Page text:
But seriously though. If you’re one of those “OMG, I love meeting new people all the time, every day, it’s the best thing ever” types, probably don’t even talk to me.

While I’m not as Oscar the Grouch as I’m coming off in this article, meeting new people and making meaningful connection is genuinely hard no matter where you are, but especially in a church.

My experience in Church the last 10 years has been most Christians are judgy and exclusive. Whether that’s true in your church or not, that is the predominant feelings people have about Christians. So we have to change that perception (or reality) together through tangible change.


  1. Create meaningful places for people to connect around a shared purpose like serving.

  2. If you’re going to have groups, make sure you actually have a group that meets every demographic (or your groups are doing more harm than good).

  3. Train a connect team to intentionally and authentically connect with people within your church walls, don’t just expect it to happen organically.

  4. Get to know people’s strengths over time and invite them to serve in capacities that allow them to grow and utilize their talents.

3.) Churches are OBSESSED with Marriage and Babies.

Okay, comin’ in hot on this one: many churches are horrible to single people.

Our sermons are littered with suggestions on how to treat your husband and wife, but when’s the last time you heard a sermon on the importance and struggles of the single life? In our Christian revisionist history, we conveniently ignore Paul’s rant about marriage:

“Sometimes I wish everyone were single like me—a simpler life in many ways! But celibacy is not for everyone any more than marriage is. God gives the gift of the single life to some, the gift of the married life to others. I do, though, tell the unmarried and widows that singleness might well be the best thing for them, as it has been for me. But if they can’t manage their desires and emotions, they should by all means go ahead and get married. The difficulties of marriage are preferable by far to a sexually tortured life as a single.” -1 Corinthians 7:7 (MSG)

Single people MOVE the church and we reward them by dismissing their way of life time while simultaneously hounding them with passive aggressive comments about how they should, “Be more outgoing” and how, “It will happen for you someday.”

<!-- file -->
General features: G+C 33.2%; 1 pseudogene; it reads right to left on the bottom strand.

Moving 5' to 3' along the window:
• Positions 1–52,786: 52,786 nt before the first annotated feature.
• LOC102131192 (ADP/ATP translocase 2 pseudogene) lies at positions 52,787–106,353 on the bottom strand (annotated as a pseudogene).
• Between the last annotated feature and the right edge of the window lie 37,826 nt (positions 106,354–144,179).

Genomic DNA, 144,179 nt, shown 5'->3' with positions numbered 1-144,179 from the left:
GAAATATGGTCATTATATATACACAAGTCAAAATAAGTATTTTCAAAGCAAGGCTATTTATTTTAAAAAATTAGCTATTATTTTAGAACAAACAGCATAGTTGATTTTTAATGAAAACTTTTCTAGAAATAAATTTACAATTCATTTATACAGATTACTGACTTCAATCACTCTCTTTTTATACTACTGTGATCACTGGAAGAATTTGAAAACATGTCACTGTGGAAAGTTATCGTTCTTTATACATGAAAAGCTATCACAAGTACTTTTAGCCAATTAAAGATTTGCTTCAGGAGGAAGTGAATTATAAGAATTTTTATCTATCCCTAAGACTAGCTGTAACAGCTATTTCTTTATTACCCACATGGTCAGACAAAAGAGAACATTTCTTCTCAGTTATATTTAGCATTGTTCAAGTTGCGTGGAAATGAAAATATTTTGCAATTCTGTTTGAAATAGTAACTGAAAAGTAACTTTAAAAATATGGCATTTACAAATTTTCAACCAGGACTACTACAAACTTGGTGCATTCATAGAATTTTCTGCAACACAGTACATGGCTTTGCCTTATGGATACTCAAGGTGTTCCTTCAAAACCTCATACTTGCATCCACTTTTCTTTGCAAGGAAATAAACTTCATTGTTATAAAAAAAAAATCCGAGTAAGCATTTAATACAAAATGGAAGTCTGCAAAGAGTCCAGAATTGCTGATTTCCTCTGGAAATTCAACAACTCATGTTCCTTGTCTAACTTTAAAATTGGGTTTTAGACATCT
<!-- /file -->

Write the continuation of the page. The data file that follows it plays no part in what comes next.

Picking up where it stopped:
Now, being new and single to a church is pretty much a nightmare. The church should be a diverse place with people from all walks of life. If you’re saying, “We’re mostly a church of young families,” you’re an exclusive, not an inclusive community.


  1. Find ways to intentionally affirm the singles in your community.

  2. Be aware of how often “marriage advice” is spoken from the pulpit and search for a balance. Perhaps that message is better coming from a marriage group or retreat. (Looking for a couple to bring a life-changing marriage retreat to your church? Check out my friends Anguished Hearts)

  3. Create a place for the singles in your community that is not contingent on their marital status and is not a dating group.

  4. Stop elevating marriage and babies as everyone’s ultimate purpose and let people hear God’s call and will for their life.


Can i have your number, can i have it?


If you haven’t seen this classic MADTV sketch… it perfectly describes what it feels like to walk into a church these days.

If it’s my first time, I don’t want to be connected yet. I’m trying to hear the holy spirit tell me this is it, this is the place I have for you. I am trying to connect with my savior, whatever that might look or feel like to me.

I already searched your website, I know what you believe. If I have questions, I will ask.

The connect cards have become an embodiment of our fear and insecurity. Perhaps channel that anxiety into training disciples to go out into the community.


  1. Take a deep breath.

  2. Focus on ways that actually connect people to your church by providing easy access points such as community lunches or easy serving opportunities.

  3. Create a video of what your church is about to play at the beginning of each service.

  4. Highlight the good work your church is doing in the world that would get visitors excited to be a part of.